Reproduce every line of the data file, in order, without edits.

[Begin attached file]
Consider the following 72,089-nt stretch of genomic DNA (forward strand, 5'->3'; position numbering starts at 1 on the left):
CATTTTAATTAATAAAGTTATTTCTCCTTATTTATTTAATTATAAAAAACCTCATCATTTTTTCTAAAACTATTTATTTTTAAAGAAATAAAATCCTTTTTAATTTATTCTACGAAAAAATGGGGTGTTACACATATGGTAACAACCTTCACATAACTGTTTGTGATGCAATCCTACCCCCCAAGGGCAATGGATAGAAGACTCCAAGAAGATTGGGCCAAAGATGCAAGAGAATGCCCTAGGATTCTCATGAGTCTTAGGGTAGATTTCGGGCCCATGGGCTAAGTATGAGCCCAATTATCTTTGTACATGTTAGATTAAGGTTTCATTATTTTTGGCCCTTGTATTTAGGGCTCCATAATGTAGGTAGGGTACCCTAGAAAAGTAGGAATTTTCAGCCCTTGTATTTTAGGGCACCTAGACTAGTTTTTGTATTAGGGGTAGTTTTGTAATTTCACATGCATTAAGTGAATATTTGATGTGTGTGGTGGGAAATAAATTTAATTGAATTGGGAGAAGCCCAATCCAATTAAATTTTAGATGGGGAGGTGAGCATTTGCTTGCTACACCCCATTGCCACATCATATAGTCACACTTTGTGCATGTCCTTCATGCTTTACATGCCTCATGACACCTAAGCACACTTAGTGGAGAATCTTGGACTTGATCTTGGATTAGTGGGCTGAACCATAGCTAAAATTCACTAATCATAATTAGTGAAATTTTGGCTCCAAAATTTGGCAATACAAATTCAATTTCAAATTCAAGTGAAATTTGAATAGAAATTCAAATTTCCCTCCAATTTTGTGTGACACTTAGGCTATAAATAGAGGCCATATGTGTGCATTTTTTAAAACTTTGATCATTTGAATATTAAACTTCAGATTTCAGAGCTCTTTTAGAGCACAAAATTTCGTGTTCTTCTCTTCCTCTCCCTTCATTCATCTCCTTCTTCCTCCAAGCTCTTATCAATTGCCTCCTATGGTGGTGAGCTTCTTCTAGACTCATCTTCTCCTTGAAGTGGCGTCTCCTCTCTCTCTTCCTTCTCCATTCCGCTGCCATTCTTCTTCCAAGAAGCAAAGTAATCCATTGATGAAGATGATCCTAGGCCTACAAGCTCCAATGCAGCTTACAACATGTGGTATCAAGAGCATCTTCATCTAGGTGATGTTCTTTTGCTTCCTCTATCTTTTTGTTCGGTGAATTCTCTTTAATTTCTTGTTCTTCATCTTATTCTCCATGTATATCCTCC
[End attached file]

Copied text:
Consider the following 72,089-nt stretch of genomic DNA (forward strand, 5'->3'; position numbering starts at 1 on the left):
CATTTTAATTAATAAAGTTATTTCTCCTTATTTATTTAATTATAAAAAACCTCATCATTTTTTCTAAAACTATTTATTTTTAAAGAAATAAAATCCTTTTTAATTTATTCTACGAAAAAATGGGGTGTTACACATATGGTAACAACCTTCACATAACTGTTTGTGATGCAATCCTACCCCCCAAGGGCAATGGATAGAAGACTCCAAGAAGATTGGGCCAAAGATGCAAGAGAATGCCCTAGGATTCTCATGAGTCTTAGGGTAGATTTCGGGCCCATGGGCTAAGTATGAGCCCAATTATCTTTGTACATGTTAGATTAAGGTTTCATTATTTTTGGCCCTTGTATTTAGGGCTCCATAATGTAGGTAGGGTACCCTAGAAAAGTAGGAATTTTCAGCCCTTGTATTTTAGGGCACCTAGACTAGTTTTTGTATTAGGGGTAGTTTTGTAATTTCACATGCATTAAGTGAATATTTGATGTGTGTGGTGGGAAATAAATTTAATTGAATTGGGAGAAGCCCAATCCAATTAAATTTTAGATGGGGAGGTGAGCATTTGCTTGCTACACCCCATTGCCACATCATATAGTCACACTTTGTGCATGTCCTTCATGCTTTACATGCCTCATGACACCTAAGCACACTTAGTGGAGAATCTTGGACTTGATCTTGGATTAGTGGGCTGAACCATAGCTAAAATTCACTAATCATAATTAGTGAAATTTTGGCTCCAAAATTTGGCAATACAAATTCAATTTCAAATTCAAGTGAAATTTGAATAGAAATTCAAATTTCCCTCCAATTTTGTGTGACACTTAGGCTATAAATAGAGGCCATATGTGTGCATTTTTTAAAACTTTGATCATTTGAATATTAAACTTCAGATTTCAGAGCTCTTTTAGAGCACAAAATTTCGTGTTCTTCTCTTCCTCTCCCTTCATTCATCTCCTTCTTCCTCCAAGCTCTTATCAATTGCCTCCTATGGTGGTGAGCTTCTTCTAGACTCATCTTCTCCTTGAAGTGGCGTCTCCTCTCTCTCTTCCTTCTCCATTCCGCTGCCATTCTTCTTCCAAGAAGCAAAGTAATCCATTGATGAAGATGATCCTAGGCCTACAAGCTCCAATGCAGCTTACAACATGTGGTATCAAGAGCATCTTCATCTAGGTGATGTTCTTTTGCTTCCTCTATCTTTTTGTTCGGTGAATTCTCTTTAATTTCTTGTTCTTCATCTTATTCTCCATGTATATCCTCC